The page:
We know relevance resonates. Content that addresses each audience interest, persona and situation performs better than generic content. So why not create content based on personality profiles?
My first “real job” (working since age 9) was for ADP. One year later I moved into sales. I had a good intuitive sense for my buyers. I could read their personality and peculiarities. But I had no idea how to use that information to help me sell.
My manager introduced me to DISC. DISC is one of many personality assessment models. The initial DISC model comes from Dr. William Marston, a physiological psychologist, in a book entitled Emotions of Normal People, published in 1928.
DISC Personality Model
This model uses four dimensions to characterize people:
I use DISC to quickly assess the person I’m meeting based on behaviors, speech patterns, and even their setting if I’m meeting in their office. It works, even within a few minutes. Then, it gives me ways to respond or handle situations that occur.
One advantage is its simplicity. This makes it a practical tool for sales people.
I developed a tool I use to this day to help me do this (graphic). I use this checklist to listen for personality indicators. It informs my communication. My checklist suggests words and phrases to use and avoid. I find it helps my sales conversations. People seem to feel more comfortable when I’m able to apply this. I avoid conversational pitfalls more often.
It’s important to be clear about the differences across personas, personality profiles and personal (or personalization).
Personas are a composite of characteristics of a group or type of individual.
Personality relates to behavioral characteristics and tendencies of a specific individual. Personal is even more specific. It relates to situational interests and priorities of that individual.
Said differently, in the real world, personas will be comprised of people with any of the 4 DISC personality profiles. Each personality will have different personal characteristics and interests.
Today I’m starting to create content using personality profiles on prospects. I get excellent guidance from the app, Crystal.
Crystal creates unique personality profiles for people with an online presence. This helps you speak or write in someone’s natural communication style.
Crystal is a plugin that leverages social profile information. It works inside LinkedIn, Gmail, Salesforce, Outlook and other applications.
When I select a contact in LinkedIn, the Crystal profile loads right at the top. It gives me their personality profile and characteristics, and more.
Email is the content I’m applying personality profiles to first.
Email is an important content type. We are forced too much to engage and communicate through email. Audiences are overwhelmed by it. If you’re not well known to buyers, only really effective emails work.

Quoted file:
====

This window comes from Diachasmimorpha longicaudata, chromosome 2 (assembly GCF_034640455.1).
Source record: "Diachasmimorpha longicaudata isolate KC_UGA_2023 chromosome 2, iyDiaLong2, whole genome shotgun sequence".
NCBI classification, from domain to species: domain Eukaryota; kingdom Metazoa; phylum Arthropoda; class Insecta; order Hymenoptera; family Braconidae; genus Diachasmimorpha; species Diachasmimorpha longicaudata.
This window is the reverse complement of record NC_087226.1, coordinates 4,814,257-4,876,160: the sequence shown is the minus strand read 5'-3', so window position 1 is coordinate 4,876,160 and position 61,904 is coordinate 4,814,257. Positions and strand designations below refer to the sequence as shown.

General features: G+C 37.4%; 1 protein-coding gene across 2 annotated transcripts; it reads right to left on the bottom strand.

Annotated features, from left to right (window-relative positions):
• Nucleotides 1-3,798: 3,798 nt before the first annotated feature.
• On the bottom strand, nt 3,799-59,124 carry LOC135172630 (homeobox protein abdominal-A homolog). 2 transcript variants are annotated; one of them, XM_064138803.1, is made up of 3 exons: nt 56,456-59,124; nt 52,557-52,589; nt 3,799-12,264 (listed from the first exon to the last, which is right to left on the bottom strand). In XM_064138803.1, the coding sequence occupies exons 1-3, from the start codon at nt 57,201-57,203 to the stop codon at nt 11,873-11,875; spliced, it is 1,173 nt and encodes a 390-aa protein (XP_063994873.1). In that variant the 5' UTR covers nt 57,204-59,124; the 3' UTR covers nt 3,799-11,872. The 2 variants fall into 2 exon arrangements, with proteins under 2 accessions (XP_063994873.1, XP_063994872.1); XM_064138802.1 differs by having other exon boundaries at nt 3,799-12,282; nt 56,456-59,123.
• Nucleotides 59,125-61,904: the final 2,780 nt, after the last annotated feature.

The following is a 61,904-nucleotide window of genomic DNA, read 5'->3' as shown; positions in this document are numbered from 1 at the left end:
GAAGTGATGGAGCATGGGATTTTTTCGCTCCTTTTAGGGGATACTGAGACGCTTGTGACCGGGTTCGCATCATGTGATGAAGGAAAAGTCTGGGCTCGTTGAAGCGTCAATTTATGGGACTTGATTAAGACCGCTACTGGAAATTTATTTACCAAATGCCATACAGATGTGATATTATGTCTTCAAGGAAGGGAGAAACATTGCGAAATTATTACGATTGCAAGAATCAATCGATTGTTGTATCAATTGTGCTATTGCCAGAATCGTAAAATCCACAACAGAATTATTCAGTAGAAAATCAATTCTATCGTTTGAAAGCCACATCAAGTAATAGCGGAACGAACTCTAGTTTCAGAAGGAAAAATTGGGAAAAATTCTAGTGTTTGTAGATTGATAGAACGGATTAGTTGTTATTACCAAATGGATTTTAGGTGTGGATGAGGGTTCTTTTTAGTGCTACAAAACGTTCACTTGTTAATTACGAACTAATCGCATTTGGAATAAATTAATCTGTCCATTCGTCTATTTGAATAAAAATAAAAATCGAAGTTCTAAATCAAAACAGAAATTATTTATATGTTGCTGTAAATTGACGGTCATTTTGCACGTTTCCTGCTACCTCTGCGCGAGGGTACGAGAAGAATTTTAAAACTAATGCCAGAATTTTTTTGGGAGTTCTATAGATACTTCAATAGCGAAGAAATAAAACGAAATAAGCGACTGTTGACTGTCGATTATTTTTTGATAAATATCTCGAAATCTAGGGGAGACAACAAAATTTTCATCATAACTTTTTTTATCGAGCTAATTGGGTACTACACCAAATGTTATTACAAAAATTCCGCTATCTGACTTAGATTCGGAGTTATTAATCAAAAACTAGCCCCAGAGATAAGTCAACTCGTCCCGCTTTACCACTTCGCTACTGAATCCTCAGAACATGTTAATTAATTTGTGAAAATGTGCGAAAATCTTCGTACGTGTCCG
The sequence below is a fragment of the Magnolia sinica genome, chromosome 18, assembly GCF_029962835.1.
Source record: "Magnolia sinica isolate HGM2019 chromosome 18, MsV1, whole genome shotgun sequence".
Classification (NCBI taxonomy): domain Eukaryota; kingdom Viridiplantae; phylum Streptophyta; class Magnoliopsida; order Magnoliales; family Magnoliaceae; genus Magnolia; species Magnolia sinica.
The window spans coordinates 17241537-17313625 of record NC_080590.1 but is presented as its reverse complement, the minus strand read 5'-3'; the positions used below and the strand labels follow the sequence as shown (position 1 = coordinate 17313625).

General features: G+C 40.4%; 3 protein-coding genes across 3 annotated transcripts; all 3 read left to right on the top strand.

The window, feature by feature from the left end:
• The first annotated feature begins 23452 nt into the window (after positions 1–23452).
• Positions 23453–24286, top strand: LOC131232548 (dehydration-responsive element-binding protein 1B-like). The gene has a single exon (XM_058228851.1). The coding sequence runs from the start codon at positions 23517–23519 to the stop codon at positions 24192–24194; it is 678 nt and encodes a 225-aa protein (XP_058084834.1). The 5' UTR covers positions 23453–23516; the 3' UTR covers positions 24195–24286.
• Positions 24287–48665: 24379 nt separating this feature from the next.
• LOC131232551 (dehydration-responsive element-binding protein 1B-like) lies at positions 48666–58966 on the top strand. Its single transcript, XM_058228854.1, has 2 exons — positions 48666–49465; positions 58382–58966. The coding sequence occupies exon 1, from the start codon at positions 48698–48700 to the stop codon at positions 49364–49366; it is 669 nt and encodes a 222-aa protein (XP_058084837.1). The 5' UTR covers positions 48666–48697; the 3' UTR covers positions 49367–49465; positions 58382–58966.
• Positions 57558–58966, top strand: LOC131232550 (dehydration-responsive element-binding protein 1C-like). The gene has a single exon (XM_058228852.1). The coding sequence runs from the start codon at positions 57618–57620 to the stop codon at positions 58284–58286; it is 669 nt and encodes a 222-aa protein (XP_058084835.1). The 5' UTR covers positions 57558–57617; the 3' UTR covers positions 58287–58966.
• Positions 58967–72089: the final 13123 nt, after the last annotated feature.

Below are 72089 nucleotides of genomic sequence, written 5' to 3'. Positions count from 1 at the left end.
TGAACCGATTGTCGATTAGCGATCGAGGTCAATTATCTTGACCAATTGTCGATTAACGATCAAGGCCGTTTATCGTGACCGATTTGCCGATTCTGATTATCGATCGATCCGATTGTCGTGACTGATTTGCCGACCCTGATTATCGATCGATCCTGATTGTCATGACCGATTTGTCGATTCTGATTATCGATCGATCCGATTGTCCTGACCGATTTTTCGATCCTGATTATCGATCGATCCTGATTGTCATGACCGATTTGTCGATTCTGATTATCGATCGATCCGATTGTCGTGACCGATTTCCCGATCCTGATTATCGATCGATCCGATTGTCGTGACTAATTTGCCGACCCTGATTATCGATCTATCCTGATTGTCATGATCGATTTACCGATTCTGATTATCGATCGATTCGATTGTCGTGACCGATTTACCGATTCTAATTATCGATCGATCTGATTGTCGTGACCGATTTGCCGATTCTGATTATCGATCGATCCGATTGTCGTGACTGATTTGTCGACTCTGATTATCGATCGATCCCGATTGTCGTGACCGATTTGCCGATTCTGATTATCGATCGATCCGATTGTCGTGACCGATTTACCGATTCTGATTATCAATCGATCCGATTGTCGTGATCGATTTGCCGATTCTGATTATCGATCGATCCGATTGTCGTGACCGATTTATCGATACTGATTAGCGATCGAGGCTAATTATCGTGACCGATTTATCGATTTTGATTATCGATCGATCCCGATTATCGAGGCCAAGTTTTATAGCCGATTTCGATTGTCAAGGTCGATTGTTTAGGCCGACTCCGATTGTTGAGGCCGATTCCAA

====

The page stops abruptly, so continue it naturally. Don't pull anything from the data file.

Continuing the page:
A quick check to Crystal helps me become aware of the personality of the person I’m emailing, or about to speak with. I like this checkpoint as a reminder of this consideration.
As I write an email in Gmail or Outlook, it suggests specific words to use and not to use.
This isn’t a promo for Crystal. Go here to see and learn more. This is an example of how the analytics trend is rapidly bringing new capabilities to improve content relevance. Today in email. Tomorrow?
Create Relevant Content Based on Personality Profiles
What does it mean to create content based on personality profiles? What does it take?
In any communication it’s useful to distinguish “what to say” (message points), from “how to say it” (language, tone, approach). Relevance benefits from getting both right.
Personal relevance requires specific understanding of each individual and informs what-to-say:
- Issues or interests
- Goals or objectives
- Motivations or incentives
Personality based relevance informs how to say it elements:
- Language and tone
Here’s an example. Referencing my DISC checklist and Crystal, I know different approaches to take for my email for each personality type:
Dominance — incredibly short, outcomes focused, actionable
Influence — short, fun tone, image oriented, new or different,
Steadiness — story language and tone, everyone will like it, easy to adopt
Consciousness — fact based approach, inform, provide access to more information
Learning and practice improve the ability to language to each personality type.
Why is This Important?
Today, personality profile tools like Crystal are a level one implementation of this idea. They show up in LinkedIn, Gmail, Outlook and Salesforce. They’re a good start.
Where might this lead?
The ability to provide relevance deeper guidance for all types of content? Integration within marketing automation and the ability to trigger more targeted responses to initial audience engagement? Another opportunity to differentiate and gain competitive advantage?
Here’s the rub. Technology is almost always ahead of people’s capacity to leverage it effectively:
- If you don’t know how to create content based on personality, this capability won’t help.
- If you don’t know how to create source content as modular, configurable elements, you won’t leverage this capability effectively.
- There’s a lot to learn. It will take time and experience to develop this competency.
- It will require different thinking, and a different approach to how you create content.
Those who neglect this may find themselves in the content equivalent of the expression: “the person who knows how to read but won’t is no better off than the person who doesn’t know how to read.”